AgroScapeLab Quillow (ZALF) - Germany
AgroScapeLab Quillow (ZALF)
The site covers the whole catchment of the small river “Quillow” and it is called “AgroScapeLab Quillow”. It is located in the north-east lowlands (Uckermark) which is about 90 km North of Berlin and has an area of about 160 km2. It’s a hummocky landscape characterized by gently rolling hills which are the results of glaciation during the Pleistocene. Unconsolidated sediments in a complex setting dominate. The soil pattern of the Quillow catchment is related to topography and the heterogeneity of Pleistocenic deposits. Albic Luvisols, Calcaric Regosols, Calcic Luvisols and Gleyic-Colluvic Regosols can be found. Another result of the ice age forces are the kettle holes (little ponds) which developed in drainless depressions. 74 % of the land is in agricultural use. Small forest patches can be found in the western and southwestern part of the catchment, grassland more in the eastern lowlands. In general the area is only sparsely populated. The ZALF research platform is located in Dedelow
General Characteristics, Purpose, History
Monitoring activities in the Quillow region started in the 1990s. The complex interplay of various landscape elements, integrating methods and expertise from different scientific disciplines are the focus of research in the Quillow region to increase knowledge on various long-term effects. The ZALF activities have been subsequently extended and continue doing so, covering aspects of agronomy, soil science, hydrology, biology and microbiology, socio-economics etc. at different temporal and spatial scales. Four pillars carry the landscape research in the AgroScapeLab Quillow: (1) Monitoring: meteorological, hydrological, and biogeochemical data, land management and yield data, surveys of weeds, plant infestations and mycotoxins, bird surveys. (2) Process studies: Single process studies as well as major projects with numerous partners (e.g., CarboZAF, SoilCan, Landscales, BioMove, BIBS) focusing on single aspects of landscape processes. Results from these studies help to optimize monitoring and modelling activities. (3) Landscape experiments like the CarboZALF project can be planned and interpreted. (4) Modelling and integrated data analysis: Long-term and consistent multivariate data sets are an ideal basis for developing and testing numerical models as well as for application and further development of modern data mining approaches in order to reveal complex interdependencies in landscapes.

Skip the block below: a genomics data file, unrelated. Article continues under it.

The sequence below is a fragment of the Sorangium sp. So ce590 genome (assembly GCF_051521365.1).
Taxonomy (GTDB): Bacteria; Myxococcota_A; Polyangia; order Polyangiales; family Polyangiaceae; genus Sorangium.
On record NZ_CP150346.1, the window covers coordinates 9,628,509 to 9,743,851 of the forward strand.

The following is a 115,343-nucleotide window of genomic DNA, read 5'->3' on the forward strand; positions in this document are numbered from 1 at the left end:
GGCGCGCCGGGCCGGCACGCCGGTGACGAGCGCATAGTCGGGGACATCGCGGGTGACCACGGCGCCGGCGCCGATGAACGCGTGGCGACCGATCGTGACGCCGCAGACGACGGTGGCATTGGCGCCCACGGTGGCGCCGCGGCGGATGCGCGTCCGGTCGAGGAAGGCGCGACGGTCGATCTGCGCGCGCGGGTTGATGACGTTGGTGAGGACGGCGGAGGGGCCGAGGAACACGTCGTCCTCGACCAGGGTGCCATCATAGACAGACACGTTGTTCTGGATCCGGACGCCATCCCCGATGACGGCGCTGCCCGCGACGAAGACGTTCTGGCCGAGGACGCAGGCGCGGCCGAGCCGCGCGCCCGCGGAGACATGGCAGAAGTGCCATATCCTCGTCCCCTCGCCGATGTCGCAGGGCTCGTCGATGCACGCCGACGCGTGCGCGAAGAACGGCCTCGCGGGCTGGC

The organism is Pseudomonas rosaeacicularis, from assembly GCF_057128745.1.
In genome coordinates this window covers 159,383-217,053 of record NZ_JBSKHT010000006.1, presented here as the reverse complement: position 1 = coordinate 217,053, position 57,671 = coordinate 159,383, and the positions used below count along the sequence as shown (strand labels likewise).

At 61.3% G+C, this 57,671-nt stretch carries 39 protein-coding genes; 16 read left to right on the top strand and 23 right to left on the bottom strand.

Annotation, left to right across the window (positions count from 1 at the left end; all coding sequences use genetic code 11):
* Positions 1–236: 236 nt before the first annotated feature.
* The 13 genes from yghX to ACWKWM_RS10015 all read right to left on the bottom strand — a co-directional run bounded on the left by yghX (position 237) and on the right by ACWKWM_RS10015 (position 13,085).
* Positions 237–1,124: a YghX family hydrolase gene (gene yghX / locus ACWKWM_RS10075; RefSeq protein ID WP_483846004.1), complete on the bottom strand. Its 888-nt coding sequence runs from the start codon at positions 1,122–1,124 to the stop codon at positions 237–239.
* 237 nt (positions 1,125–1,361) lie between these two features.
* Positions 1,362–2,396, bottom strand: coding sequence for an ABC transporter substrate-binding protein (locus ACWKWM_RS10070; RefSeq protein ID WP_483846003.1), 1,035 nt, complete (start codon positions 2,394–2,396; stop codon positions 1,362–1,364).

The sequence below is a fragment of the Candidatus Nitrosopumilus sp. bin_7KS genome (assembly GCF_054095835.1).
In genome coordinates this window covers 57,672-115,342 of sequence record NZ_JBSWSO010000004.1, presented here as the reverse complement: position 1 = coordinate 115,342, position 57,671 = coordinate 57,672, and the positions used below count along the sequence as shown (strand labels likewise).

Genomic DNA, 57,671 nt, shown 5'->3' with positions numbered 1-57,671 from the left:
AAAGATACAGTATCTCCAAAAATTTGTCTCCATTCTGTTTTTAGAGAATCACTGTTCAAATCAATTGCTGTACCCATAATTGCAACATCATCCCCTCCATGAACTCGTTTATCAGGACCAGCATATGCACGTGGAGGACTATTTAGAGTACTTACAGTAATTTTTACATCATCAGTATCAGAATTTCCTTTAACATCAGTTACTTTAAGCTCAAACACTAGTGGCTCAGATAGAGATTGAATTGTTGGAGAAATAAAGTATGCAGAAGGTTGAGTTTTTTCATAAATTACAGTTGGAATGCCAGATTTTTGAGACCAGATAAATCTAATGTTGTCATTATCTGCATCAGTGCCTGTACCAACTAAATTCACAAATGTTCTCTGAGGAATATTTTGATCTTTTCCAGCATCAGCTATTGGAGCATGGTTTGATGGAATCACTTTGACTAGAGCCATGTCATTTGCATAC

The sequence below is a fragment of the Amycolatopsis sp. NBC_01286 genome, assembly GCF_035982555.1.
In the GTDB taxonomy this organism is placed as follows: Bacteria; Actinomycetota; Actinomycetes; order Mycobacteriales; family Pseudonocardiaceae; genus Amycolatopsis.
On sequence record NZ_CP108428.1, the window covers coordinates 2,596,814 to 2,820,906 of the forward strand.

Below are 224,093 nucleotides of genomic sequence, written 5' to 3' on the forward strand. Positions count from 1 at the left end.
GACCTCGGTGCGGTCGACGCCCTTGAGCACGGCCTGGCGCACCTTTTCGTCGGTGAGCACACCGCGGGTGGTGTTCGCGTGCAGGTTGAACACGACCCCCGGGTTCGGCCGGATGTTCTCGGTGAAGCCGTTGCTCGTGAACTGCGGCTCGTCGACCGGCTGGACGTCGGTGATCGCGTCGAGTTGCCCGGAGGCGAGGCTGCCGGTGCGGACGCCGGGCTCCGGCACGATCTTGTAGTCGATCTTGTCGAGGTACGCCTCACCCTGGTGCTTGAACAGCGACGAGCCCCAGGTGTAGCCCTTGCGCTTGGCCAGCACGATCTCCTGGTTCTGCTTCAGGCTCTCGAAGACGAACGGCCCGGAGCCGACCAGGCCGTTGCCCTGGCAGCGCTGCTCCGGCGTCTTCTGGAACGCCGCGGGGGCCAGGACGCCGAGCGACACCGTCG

Affiliation and Network Specific Information